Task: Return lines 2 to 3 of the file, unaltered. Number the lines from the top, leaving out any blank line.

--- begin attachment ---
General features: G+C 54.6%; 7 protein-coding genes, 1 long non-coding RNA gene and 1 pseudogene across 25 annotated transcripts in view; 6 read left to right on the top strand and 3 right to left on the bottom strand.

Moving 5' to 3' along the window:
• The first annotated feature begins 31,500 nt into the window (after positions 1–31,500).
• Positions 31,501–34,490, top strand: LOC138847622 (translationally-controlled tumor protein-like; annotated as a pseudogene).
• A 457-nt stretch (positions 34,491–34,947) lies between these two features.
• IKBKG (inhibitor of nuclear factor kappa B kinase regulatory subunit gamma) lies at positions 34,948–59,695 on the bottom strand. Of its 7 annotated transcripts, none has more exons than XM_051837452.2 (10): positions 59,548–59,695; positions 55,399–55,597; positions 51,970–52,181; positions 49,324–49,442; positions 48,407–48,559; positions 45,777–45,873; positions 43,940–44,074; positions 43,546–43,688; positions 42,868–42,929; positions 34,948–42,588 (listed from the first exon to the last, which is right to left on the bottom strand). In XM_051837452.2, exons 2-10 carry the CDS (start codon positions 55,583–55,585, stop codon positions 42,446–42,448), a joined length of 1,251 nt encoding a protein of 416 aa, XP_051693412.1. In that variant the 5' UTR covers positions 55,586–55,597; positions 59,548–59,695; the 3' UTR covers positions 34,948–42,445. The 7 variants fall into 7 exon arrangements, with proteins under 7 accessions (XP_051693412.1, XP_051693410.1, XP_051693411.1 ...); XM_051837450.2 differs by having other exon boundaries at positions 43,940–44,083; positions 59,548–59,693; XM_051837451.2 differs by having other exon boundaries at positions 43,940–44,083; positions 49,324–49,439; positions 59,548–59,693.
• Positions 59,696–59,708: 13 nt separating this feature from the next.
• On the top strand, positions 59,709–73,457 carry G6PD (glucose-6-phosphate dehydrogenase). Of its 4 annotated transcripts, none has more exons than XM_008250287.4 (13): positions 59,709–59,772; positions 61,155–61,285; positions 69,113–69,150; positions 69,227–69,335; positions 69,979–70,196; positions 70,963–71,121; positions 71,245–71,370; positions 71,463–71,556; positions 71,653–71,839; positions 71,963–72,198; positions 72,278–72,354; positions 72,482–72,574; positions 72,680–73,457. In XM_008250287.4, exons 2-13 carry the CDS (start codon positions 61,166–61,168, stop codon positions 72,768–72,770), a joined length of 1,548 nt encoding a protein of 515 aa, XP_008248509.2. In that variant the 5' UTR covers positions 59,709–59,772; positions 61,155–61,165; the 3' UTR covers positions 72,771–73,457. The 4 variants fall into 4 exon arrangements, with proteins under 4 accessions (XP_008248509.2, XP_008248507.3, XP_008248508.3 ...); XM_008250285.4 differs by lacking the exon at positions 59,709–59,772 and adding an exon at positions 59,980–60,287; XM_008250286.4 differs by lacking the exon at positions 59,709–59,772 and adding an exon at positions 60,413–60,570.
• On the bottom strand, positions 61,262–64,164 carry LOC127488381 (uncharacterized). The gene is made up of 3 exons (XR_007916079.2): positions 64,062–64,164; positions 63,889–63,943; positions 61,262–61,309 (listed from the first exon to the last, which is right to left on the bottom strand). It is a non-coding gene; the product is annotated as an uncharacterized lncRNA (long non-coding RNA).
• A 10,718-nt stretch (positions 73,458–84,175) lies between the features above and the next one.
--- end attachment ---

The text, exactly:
Moving 5' to 3' along the window:
• The first annotated feature begins 31,500 nt into the window (after positions 1–31,500).